Caring for Those Who Give Care

On the fourth Thursday of November, Thanksgiving brings with it an opportunity to celebrate the bonds we share with our families and friends.  It’s fitting, then, that this year, the White House has proclaimed November to be National Veterans and Families Month, recognizing the commitment and sacrifice made by not only those who have served, but the people who support and care for them.

Caregiving, of course, is not isolated to veterans and their families.  AARP and the National Alliance of Caregivers state that 43.5 million people have provided unpaid care to an adult or child in the preceding 12 months.  Of those, it’s estimated that 39.8 million individuals – about 1 in 6 Americans – provide care for someone eighteen or older on an ongoing basis, and approximately 5.5 million care for current or former military personnel.

This support from families, friends, and neighbors brings with it significant impacts to the people providing unpaid care.  Nearly 90% report increased stress or anxiety as a result of caregiving, and more than three quarters say that sleep deprivation affects their quality of life.  With 40% to 70% of caregivers having clinically significant symptoms of depression – and between one quarter and one half meeting the diagnostic criteria for major depression – mental health is a significant issue for caregivers.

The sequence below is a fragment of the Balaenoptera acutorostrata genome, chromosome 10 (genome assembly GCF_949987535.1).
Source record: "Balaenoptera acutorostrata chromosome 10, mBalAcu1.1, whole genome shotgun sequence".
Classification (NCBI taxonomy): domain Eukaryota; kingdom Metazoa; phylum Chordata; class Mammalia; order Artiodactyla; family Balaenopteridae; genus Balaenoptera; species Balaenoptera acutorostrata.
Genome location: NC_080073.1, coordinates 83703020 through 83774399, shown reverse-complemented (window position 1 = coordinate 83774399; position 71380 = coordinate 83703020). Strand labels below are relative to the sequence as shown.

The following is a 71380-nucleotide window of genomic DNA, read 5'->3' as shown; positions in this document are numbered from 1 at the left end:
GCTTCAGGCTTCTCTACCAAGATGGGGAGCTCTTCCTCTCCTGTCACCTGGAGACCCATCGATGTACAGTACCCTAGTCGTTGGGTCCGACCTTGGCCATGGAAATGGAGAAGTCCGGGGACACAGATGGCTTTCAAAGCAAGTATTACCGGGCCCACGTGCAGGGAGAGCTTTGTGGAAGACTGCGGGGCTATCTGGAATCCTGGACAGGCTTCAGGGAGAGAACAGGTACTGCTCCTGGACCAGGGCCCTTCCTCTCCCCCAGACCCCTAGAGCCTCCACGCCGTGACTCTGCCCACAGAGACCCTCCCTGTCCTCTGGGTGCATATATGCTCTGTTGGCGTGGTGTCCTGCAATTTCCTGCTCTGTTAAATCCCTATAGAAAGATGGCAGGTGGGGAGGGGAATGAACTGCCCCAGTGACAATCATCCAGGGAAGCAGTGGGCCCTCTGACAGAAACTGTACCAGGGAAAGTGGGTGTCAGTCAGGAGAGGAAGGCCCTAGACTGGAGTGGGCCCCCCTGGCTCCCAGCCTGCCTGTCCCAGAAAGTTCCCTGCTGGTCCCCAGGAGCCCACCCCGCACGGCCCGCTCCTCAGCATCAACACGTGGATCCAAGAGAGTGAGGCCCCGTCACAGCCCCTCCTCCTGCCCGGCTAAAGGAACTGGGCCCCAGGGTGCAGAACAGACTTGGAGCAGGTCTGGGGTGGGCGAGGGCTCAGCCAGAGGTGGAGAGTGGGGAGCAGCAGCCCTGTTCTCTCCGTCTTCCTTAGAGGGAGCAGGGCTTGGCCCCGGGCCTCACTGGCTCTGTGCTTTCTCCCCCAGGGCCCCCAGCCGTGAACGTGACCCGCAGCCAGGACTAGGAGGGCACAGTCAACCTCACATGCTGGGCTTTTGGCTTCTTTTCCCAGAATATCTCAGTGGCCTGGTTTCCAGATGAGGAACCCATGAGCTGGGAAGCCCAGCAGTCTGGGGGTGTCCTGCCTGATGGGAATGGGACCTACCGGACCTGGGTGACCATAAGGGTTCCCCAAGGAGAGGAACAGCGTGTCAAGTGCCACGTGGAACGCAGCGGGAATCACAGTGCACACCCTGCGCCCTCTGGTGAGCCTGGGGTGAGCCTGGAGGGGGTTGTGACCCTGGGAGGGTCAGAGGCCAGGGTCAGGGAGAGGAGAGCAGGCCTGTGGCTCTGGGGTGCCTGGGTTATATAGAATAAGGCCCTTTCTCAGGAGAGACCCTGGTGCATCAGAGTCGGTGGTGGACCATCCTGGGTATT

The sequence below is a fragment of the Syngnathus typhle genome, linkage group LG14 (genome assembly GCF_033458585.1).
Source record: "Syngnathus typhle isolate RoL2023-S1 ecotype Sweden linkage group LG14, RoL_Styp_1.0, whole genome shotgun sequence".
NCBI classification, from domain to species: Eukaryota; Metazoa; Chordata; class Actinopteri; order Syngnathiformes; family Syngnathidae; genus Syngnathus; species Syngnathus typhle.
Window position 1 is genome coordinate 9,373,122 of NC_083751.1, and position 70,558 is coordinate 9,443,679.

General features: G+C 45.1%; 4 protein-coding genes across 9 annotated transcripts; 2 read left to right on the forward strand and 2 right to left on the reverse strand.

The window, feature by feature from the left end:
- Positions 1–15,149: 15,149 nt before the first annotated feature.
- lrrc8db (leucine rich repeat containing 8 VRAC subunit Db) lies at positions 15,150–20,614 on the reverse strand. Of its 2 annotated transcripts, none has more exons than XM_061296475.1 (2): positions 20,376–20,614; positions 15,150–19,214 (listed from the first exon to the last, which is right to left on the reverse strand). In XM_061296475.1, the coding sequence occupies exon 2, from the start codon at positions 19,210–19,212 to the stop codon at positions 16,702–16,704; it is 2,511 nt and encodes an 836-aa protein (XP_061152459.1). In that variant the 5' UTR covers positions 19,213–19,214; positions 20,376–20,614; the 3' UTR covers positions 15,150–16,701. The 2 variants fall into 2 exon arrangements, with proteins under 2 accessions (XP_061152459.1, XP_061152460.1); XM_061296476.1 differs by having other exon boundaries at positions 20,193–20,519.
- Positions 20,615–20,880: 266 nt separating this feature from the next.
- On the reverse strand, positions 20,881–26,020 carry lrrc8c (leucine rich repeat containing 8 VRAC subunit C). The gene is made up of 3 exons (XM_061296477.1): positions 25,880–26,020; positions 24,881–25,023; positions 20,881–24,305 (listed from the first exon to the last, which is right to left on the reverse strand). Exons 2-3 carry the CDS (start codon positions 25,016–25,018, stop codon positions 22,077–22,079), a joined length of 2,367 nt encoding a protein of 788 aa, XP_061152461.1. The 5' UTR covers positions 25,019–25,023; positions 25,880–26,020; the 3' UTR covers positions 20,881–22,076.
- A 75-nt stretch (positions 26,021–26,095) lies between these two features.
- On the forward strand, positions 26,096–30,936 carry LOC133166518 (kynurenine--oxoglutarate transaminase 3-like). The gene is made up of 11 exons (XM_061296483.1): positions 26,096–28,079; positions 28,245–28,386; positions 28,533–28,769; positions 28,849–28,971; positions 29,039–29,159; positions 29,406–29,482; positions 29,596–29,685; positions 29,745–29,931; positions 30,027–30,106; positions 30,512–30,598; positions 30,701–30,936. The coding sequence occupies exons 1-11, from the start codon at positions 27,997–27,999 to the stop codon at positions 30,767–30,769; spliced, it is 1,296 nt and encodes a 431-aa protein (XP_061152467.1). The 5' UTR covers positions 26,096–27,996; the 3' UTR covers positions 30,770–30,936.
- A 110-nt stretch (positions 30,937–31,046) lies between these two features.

Even more stark are the statistics for military caregivers, who are one and a half times more likely to be unemployed than their civilian counterparts, one-third less likely to have a support network, and almost twice as likely to be caring for a recipient with a behavioral health condition or a Veterans Administration (VA) disability rating.

Thankfully, awareness is growing of the burdens borne by caregivers in the United States.  The Family Caregiver Alliance, for instance, provides Caregiving 101, which can help people begin to understand how best to approach caregiving and become aware of the resources available to them.  For those who need more, counseling and mental health services like Forge Health’s Family Resilience programs can be invaluable.

Caregivers deserve our celebration, but they also deserve our support.  If you or someone you know is providing care for a family member, a friend, or a neighbor, please make an effort to check in with them.  Chances are they can use some help, even if they don’t realize it.